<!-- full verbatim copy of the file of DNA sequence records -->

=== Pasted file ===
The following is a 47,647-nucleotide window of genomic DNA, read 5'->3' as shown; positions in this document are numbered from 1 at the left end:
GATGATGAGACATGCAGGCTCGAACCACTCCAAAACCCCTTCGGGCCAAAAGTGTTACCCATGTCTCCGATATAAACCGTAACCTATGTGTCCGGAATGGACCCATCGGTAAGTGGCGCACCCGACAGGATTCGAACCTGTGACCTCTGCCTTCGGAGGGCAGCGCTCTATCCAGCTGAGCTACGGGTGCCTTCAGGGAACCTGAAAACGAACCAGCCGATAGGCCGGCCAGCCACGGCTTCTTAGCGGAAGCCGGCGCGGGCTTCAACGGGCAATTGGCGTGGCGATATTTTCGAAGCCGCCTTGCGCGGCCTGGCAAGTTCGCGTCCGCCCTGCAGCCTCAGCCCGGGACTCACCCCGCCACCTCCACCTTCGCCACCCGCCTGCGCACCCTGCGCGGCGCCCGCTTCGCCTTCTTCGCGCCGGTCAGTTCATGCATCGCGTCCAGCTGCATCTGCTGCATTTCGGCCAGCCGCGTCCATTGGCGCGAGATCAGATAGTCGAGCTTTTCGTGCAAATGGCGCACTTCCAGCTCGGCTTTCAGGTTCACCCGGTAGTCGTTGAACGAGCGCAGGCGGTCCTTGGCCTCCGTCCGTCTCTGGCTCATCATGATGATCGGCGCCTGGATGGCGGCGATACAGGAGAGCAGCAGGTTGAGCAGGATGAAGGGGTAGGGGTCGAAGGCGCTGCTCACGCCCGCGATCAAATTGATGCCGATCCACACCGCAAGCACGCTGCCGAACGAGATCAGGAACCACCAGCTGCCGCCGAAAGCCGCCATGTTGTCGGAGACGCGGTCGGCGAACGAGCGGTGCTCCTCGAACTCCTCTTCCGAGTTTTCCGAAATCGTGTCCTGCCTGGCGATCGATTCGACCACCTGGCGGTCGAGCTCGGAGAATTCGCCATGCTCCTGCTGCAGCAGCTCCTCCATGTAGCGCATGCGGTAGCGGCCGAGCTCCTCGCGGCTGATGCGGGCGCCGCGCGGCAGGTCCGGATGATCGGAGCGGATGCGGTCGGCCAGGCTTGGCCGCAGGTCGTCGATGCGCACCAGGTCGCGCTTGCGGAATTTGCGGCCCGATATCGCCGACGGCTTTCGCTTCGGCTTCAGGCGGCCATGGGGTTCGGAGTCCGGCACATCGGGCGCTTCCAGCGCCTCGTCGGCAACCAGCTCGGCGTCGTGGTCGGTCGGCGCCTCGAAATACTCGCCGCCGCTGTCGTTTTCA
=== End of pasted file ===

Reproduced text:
The following is a 47,647-nucleotide window of genomic DNA, read 5'->3' as shown; positions in this document are numbered from 1 at the left end:
GATGATGAGACATGCAGGCTCGAACCACTCCAAAACCCCTTCGGGCCAAAAGTGTTACCCATGTCTCCGATATAAACCGTAACCTATGTGTCCGGAATGGACCCATCGGTAAGTGGCGCACCCGACAGGATTCGAACCTGTGACCTCTGCCTTCGGAGGGCAGCGCTCTATCCAGCTGAGCTACGGGTGCCTTCAGGGAACCTGAAAACGAACCAGCCGATAGGCCGGCCAGCCACGGCTTCTTAGCGGAAGCCGGCGCGGGCTTCAACGGGCAATTGGCGTGGCGATATTTTCGAAGCCGCCTTGCGCGGCCTGGCAAGTTCGCGTCCGCCCTGCAGCCTCAGCCCGGGACTCACCCCGCCACCTCCACCTTCGCCACCCGCCTGCGCACCCTGCGCGGCGCCCGCTTCGCCTTCTTCGCGCCGGTCAGTTCATGCATCGCGTCCAGCTGCATCTGCTGCATTTCGGCCAGCCGCGTCCATTGGCGCGAGATCAGATAGTCGAGCTTTTCGTGCAAATGGCGCACTTCCAGCTCGGCTTTCAGGTTCACCCGGTAGTCGTTGAACGAGCGCAGGCGGTCCTTGGCCTCCGTCCGTCTCTGGCTCATCATGATGATCGGCGCCTGGATGGCGGCGATACAGGAGAGCAGCAGGTTGAGCAGGATGAAGGGGTAGGGGTCGAAGGCGCTGCTCACGCCCGCGATCAAATTGATGCCGATCCACACCGCAAGCACGCTGCCGAACGAGATCAGGAACCACCAGCTGCCGCCGAAAGCCGCCATGTTGTCGGAGACGCGGTCGGCGAACGAGCGGTGCTCCTCGAACTCCTCTTCCGAGTTTTCCGAAATCGTGTCCTGCCTGGCGATCGATTCGACCACCTGGCGGTCGAGCTCGGAGAATTCGCCATGCTCCTGCTGCAGCAGCTCCTCCATGTAGCGCATGCGGTAGCGGCCGAGCTCCTCGCGGCTGATGCGGGCGCCGCGCGGCAGGTCCGGATGATCGGAGCGGATGCGGTCGGCCAGGCTTGGCCGCAGGTCGTCGATGCGCACCAGGTCGCGCTTGCGGAATTTGCGGCCCGATATCGCCGACGGCTTTCGCTTCGGCTTCAGGCGGCCATGGGGTTCGGAGTCCGGCACATCGGGCGCTTCCAGCGCCTCGTCGGCAACCAGCTCGGCGTCGTGGTCGGTCGGCGCCTCGAAATACTCGCCGCCGCTGTCGTTTTCA